Recalling his experience leading the assault on Tololing, Capt. Akhilesh Saxena (retired), a forward observation officer back then, states, “We had penned our final letters to our families before we proceeded to attack the Tololing peak in what was essentially a suicidal charge. The enemy unleashed constant fire—artillery shelling and bombardment—on our advancing team. We suffered numerous casualties and many were gravely injured. Our supply lines were severed by the enemy. We took only some bullets, hand grenades, rifles, and rocket launchers to the assault. We had no provisions. We were devoid of food and water. We had to ration our supplies. The thought was, if we could carry an additional kilogram, why not carry a kilogram of ammunition?’
“Capt. Vijayant Thapar, who was posthumously awarded the Vir Chakra, and I were the only two officers leading this assault. We were with seven to eight jawans who were critically injured. As we sat there, we began to strategize. If the enemy had been well-established for three months, they must have food and supplies. We soon learned that they had a kitchen between two peaks. However, the risk was that if we started our descent towards the kitchen from our captured position, the enemy on the neighboring peak could spot our movements and wreak havoc on our position with well-aimed shots. So, we bided our time. Ultimately, we decided it was time for drastic measures. We risked everything in what could only be described as a frenzy. Our troops were wounded and famished. If one of us had to make the ultimate sacrifice for the survival of our men, then the price, though steep, was worth it!’
The Political Perspective
Taking a broader lens to the issue, former Indian Foreign Secretary, Lalit Mansingh (retd), who was also the ambassador to the United States at the time of the Kargil conflict, reveals the diplomatic challenges India faced during the war. He states, “The major diplomatic objective was to prevent an escalation of the conflict into a full-scale war. With this in mind, the Indian government made it a point to communicate to the international community, especially the US, that it would limit its military actions to the Indian side of the Line of Control. The fact that India had the restraint and discipline to keep its promise won it considerable international goodwill.”
He continues, “There was also a concerted effort to isolate Pakistan diplomatically and highlight its aggression. At the time, Pakistan was under international sanctions due to its nuclear tests, and its international image was poor. The fact that it had initiated the Kargil conflict further damaged its standing.”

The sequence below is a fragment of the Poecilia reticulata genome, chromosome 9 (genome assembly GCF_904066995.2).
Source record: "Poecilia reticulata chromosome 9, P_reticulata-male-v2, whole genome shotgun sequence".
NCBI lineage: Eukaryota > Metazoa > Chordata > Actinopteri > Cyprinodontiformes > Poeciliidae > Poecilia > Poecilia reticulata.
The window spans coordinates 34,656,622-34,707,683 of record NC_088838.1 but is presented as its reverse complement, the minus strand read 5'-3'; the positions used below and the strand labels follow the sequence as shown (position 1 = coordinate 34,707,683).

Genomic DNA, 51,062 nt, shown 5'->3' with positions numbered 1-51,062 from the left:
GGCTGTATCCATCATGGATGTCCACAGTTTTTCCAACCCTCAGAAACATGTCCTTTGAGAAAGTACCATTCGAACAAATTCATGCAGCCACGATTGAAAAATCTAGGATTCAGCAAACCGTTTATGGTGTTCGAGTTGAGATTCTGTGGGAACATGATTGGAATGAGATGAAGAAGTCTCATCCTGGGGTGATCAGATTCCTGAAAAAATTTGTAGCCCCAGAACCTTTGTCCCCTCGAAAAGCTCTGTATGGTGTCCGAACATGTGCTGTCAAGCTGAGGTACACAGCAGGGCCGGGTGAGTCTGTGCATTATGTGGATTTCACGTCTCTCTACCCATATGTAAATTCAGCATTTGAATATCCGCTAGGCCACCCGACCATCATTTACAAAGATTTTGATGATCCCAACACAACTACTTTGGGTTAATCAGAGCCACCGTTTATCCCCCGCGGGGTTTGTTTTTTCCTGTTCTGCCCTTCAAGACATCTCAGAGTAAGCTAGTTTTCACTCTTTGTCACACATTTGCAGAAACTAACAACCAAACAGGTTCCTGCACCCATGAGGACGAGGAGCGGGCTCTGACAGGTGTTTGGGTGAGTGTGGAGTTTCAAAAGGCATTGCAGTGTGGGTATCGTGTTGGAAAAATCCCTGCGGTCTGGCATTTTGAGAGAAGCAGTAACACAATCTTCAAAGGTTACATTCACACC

Brigadier Rahul Bhonsle (retd), a strategic security analyst, brings to light the changes implemented in the Indian Armed Forces post-Kargil. “The Kargil war underscored the need for better coordination between the different arms of the military. As a result, there were a number of recommendations made for reforms in the defence forces. While the creation of the post of the Chief of Defence Staff was one such recommendation, it took two decades to be realized.”
He also noted, “On the technological front, the war highlighted the gaps in our surveillance capabilities, and since then there has been significant investment in improving this area. Similarly, there has been an increased focus on special forces and high-altitude warfare training. Lessons from Kargil have been incorporated into training and doctrine of the Indian Armed Forces.”
Over Two Decades Later
24 years since the conflict, Kargil remains a potent reminder of the challenges India faces in maintaining its territorial integrity. For the veterans, it is a poignant memory of bravery, sacrifice, and camaraderie. For the nation, it serves as a reminder of the necessity for constant vigilance, robust defence, and international diplomacy to protect our borders and people.
The sacrifices made during Kargil continue to inspire a new generation of soldiers. These stories of valor and resilience in the face of adversity serve as a constant reminder of the courage and determination of the Indian Armed Forces. Despite the hardship and loss, the spirit of Kargil lives on, echoing the timeless values of duty, honour, and the will to overcome any obstacle.
As we continue to navigate a complex and changing geopolitical landscape, the lessons from Kargil remain relevant – underscoring the importance of preparedness, effective intelligence, and the need for strong, well-equipped and trained armed forces. The war also served as a wake-up call to the importance of maintaining a balanced and effective diplomatic stance in dealing with international conflict.
The courage, bravery, and heroism displayed by the Indian Armed Forces during the Kargil War will forever be etched in the annals of our nation’s history.
Col. Vinay Dalvi is the author of the Victory India series of books and is the Founder of Mission Victory India, an online military reforms think-tank. He is an infantry veteran who served in the 1971 Indo-Pak war with Maratha LI